Celiac Blood Test Covered by OHIP for next 5 Months in Ontario
After 10 years of advocacy work by staff and volunteers at the Canadian Celiac Association (CCA) National office, we are pleased to share a new pilot program by the Ontario Ministry of Health will cover the cost of initial blood screening to help diagnose celiac disease (CD) in Ontario at any approved community-based laboratory from November 1, 2021, to March 31, 2022.
Ontario has been the ONLY province in the country not to cover the blood screening test for CD. This is despite the tests being part of standard clinical practice around the world. Ontario patients have had to pay anywhere from $60-$150 for the test. For many families, this cost is unaffordable. This cost also impacts the ongoing disease management for currently diagnosed celiac disease patients who are required to monitor their bloodwork on an ongoing basis. The announcement from the Ontario Ministry of Health was made in a November 1 Info Bulletin.
The Ministry of Health (MOH) issued an OHIP Bulletin to all physicians, clinicians etc., who requisition lab services and encouraged them to participate in the pilot. Eight other blood tests are included. The Ministry has begun a pilot study from November 1 to March 31 where patients can receive OHIP insured (free) laboratory services for celiac disease (tTg IgA). The bulletin states, “The goal of the program is to increase access to these services to improve patient choice and access to testing services that are appropriate to be provided in a community setting.”
Please note: The free blood screening only qualifies for purposes of diagnosis only and NOT ongoing monitoring of symptoms.
“Many people with celiac disease remain undiagnosed for years, and Ontario has been the only province where celiac testing has not been covered by provincial insurance until now. Undiagnosed celiac patients may be struggling with symptoms that could be treated if their condition were diagnosed, and therefore, access to tests for celiac diagnosis was a big need in our community. The Celiac Clinic at McMaster University has been partnering with the Canadian Celiac Association to advocate for celiac testing access in the community for years, and it is very encouraging to see this first step moving forward. We are committed to continue providing support to our celiac community, and we hope that after this pilot the access for celiac testing remains permanent.”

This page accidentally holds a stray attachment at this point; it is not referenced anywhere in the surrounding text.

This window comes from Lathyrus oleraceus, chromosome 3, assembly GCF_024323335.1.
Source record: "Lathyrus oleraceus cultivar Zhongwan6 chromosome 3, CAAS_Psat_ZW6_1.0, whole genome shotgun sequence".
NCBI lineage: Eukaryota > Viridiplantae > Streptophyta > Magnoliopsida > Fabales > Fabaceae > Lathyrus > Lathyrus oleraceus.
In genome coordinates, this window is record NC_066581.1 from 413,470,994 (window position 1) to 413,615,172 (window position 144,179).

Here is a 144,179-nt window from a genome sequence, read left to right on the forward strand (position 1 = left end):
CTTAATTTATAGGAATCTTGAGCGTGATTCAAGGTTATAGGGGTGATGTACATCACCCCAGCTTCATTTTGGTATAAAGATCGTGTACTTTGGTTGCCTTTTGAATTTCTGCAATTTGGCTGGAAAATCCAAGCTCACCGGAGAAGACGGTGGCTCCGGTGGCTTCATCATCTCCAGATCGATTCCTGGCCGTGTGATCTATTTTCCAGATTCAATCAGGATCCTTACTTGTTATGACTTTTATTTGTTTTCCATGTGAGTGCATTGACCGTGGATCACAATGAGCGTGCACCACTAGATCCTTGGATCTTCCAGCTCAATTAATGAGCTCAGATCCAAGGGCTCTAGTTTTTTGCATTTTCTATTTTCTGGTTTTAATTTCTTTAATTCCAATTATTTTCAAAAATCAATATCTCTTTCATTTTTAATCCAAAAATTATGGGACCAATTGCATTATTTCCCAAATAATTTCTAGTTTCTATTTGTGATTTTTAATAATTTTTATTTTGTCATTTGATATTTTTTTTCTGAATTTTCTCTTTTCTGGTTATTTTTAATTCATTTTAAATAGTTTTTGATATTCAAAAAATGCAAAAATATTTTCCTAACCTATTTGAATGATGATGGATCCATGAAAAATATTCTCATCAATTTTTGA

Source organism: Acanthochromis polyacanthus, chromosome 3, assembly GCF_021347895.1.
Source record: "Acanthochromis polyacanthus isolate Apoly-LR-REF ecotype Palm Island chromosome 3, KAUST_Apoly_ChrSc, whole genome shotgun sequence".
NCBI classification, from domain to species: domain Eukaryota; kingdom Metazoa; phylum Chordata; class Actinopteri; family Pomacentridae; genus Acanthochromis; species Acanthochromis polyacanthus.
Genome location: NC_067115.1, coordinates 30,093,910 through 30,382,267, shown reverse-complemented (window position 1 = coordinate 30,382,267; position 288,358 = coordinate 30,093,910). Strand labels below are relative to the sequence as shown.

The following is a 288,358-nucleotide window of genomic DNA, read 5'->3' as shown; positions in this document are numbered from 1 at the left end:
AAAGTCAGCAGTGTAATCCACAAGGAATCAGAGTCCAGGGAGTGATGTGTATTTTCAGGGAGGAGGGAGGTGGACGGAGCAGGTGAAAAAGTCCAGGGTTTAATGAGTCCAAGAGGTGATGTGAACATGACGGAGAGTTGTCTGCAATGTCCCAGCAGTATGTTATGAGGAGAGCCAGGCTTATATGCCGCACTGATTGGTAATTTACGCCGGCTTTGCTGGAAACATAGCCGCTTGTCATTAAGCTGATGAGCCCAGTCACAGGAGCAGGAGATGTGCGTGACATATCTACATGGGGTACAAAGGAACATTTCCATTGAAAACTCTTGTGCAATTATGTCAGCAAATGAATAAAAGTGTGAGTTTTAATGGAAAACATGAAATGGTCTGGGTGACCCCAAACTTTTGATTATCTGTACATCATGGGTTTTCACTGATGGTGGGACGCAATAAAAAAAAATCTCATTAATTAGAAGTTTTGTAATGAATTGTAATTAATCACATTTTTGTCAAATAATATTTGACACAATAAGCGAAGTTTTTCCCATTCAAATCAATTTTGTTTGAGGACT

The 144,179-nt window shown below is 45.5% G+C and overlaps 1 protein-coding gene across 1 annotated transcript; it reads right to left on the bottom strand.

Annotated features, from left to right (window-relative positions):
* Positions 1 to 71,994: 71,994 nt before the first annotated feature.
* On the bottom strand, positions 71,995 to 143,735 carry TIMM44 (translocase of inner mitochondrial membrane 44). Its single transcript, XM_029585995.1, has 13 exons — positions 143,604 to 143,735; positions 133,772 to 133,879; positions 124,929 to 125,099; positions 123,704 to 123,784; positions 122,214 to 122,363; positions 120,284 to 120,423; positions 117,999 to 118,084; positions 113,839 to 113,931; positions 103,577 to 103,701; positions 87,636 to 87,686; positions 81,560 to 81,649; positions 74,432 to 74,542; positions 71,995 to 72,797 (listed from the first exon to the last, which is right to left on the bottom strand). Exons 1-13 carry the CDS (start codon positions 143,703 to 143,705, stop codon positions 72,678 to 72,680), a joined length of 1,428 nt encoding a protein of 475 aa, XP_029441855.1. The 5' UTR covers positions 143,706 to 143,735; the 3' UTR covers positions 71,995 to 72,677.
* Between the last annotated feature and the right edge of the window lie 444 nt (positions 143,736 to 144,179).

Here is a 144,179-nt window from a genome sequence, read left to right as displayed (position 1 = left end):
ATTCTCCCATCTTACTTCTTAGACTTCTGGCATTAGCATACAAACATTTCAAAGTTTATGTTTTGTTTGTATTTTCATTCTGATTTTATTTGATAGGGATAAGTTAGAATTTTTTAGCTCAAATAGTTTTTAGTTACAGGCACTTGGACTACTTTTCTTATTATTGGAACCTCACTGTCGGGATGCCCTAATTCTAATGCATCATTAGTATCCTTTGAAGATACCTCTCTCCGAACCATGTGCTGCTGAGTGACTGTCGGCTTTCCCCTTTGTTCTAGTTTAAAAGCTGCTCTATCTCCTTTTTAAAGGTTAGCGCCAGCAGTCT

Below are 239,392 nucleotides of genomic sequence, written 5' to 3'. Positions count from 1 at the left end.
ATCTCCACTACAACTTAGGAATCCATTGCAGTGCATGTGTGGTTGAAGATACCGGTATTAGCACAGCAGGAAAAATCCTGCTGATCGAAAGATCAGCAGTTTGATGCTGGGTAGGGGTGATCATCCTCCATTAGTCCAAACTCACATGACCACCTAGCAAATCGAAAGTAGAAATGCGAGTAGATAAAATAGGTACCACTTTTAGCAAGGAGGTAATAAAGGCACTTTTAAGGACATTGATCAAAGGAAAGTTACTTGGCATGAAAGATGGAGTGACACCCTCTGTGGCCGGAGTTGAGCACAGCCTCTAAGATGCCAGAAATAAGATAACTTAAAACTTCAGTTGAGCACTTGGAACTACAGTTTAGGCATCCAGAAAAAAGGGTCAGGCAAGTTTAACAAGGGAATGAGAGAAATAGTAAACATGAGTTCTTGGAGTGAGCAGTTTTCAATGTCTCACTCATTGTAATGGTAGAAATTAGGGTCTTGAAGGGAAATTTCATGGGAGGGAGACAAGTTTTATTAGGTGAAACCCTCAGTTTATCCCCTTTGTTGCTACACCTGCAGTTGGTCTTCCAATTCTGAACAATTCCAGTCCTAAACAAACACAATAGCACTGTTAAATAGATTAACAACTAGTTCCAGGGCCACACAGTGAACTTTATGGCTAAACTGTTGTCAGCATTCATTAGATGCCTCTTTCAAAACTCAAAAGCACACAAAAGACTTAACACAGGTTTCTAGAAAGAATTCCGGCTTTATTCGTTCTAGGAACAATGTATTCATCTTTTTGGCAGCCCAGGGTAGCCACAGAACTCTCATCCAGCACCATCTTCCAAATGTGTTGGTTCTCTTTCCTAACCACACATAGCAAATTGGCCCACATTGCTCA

– Maria Ines Pinto Sanchez, Celiac Clinic at McMaster University
What do I do Next?
Step 1: Get Tested.
If you live in Ontario and you think you or a family member have celiac disease and have not yet been formally diagnosed, you must be consuming gluten in order for the test to be accurate. The individual must be over 2 years of age.
- It is advised you have both the tTg-IgA and total IgA tests.
- Visit your health care practitioner who is eligible to order laboratory tests. This includes medical practitioners, dentists, midwives, registered nurses (extended class) and naturopaths.
- Have a current and valid OHIP Health Card
Step 2: Share the Good News!
Share the news with your friends and family who you think have chosen not to get tested because of cost.
CCA’s Vision: Every Canadian with celiac disease diagnosed and empowered.
This first step comes after 10 years of advocacy efforts of many volunteers and staff, 3,500+ petition signatures submitted BY YOU to Queens Park Delegations, presentations made at the Ontario Legislative Assembly, Budget Round Tables, and local meetings.
Let’s make sure this becomes a permanent addition to OHIP!
Watch the CCA’s website and social media channels for ways you can help all people who may have celiac disease in Ontario get timely diagnosis with OHIP-covered blood screening.
Media Contact: Melissa Secord, email@example.com